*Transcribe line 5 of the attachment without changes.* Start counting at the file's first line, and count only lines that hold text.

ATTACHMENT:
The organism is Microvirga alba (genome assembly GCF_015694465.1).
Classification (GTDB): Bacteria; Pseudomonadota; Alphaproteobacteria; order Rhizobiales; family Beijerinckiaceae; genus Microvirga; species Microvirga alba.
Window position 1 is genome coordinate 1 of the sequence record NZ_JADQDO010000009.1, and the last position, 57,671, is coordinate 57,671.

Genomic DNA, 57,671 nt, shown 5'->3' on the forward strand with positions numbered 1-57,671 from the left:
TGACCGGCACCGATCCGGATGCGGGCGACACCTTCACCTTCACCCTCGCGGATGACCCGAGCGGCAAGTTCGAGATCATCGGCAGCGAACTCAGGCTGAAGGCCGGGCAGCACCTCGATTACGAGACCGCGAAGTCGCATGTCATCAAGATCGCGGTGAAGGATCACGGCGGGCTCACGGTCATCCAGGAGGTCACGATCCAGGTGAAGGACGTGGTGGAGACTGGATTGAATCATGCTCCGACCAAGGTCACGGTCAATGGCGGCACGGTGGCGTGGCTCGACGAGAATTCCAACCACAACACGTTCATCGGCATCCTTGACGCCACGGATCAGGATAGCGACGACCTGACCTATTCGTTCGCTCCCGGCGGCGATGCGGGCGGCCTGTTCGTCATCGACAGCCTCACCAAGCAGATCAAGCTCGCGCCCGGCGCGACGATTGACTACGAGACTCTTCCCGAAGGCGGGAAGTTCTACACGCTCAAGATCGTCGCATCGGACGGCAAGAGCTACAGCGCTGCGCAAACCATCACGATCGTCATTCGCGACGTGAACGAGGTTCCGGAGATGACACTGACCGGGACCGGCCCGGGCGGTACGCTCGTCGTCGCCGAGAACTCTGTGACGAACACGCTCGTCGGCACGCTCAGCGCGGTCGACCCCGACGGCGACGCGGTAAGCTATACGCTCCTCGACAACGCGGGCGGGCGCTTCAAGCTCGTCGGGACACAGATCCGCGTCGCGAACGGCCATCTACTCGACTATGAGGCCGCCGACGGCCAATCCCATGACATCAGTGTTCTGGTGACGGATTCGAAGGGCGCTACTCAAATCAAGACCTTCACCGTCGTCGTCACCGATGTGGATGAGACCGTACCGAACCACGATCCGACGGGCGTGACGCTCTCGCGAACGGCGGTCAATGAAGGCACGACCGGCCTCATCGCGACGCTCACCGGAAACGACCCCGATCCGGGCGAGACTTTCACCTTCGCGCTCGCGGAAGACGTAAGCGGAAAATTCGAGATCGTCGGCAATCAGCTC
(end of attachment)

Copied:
TGACCGGCACCGATCCGGATGCGGGCGACACCTTCACCTTCACCCTCGCGGATGACCCGAGCGGCAAGTTCGAGATCATCGGCAGCGAACTCAGGCTGAAGGCCGGGCAGCACCTCGATTACGAGACCGCGAAGTCGCATGTCATCAAGATCGCGGTGAAGGATCACGGCGGGCTCACGGTCATCCAGGAGGTCACGATCCAGGTGAAGGACGTGGTGGAGACTGGATTGAATCATGCTCCGACCAAGGTCACGGTCAATGGCGGCACGGTGGCGTGGCTCGACGAGAATTCCAACCACAACACGTTCATCGGCATCCTTGACGCCACGGATCAGGATAGCGACGACCTGACCTATTCGTTCGCTCCCGGCGGCGATGCGGGCGGCCTGTTCGTCATCGACAGCCTCACCAAGCAGATCAAGCTCGCGCCCGGCGCGACGATTGACTACGAGACTCTTCCCGAAGGCGGGAAGTTCTACACGCTCAAGATCGTCGCATCGGACGGCAAGAGCTACAGCGCTGCGCAAACCATCACGATCGTCATTCGCGACGTGAACGAGGTTCCGGAGATGACACTGACCGGGACCGGCCCGGGCGGTACGCTCGTCGTCGCCGAGAACTCTGTGACGAACACGCTCGTCGGCACGCTCAGCGCGGTCGACCCCGACGGCGACGCGGTAAGCTATACGCTCCTCGACAACGCGGGCGGGCGCTTCAAGCTCGTCGGGACACAGATCCGCGTCGCGAACGGCCATCTACTCGACTATGAGGCCGCCGACGGCCAATCCCATGACATCAGTGTTCTGGTGACGGATTCGAAGGGCGCTACTCAAATCAAGACCTTCACCGTCGTCGTCACCGATGTGGATGAGACCGTACCGAACCACGATCCGACGGGCGTGACGCTCTCGCGAACGGCGGTCAATGAAGGCACGACCGGCCTCATCGCGACGCTCACCGGAAACGACCCCGATCCGGGCGAGACTTTCACCTTCGCGCTCGCGGAAGACGTAAGCGGAAAATTCGAGATCGTCGGCAATCAGCTC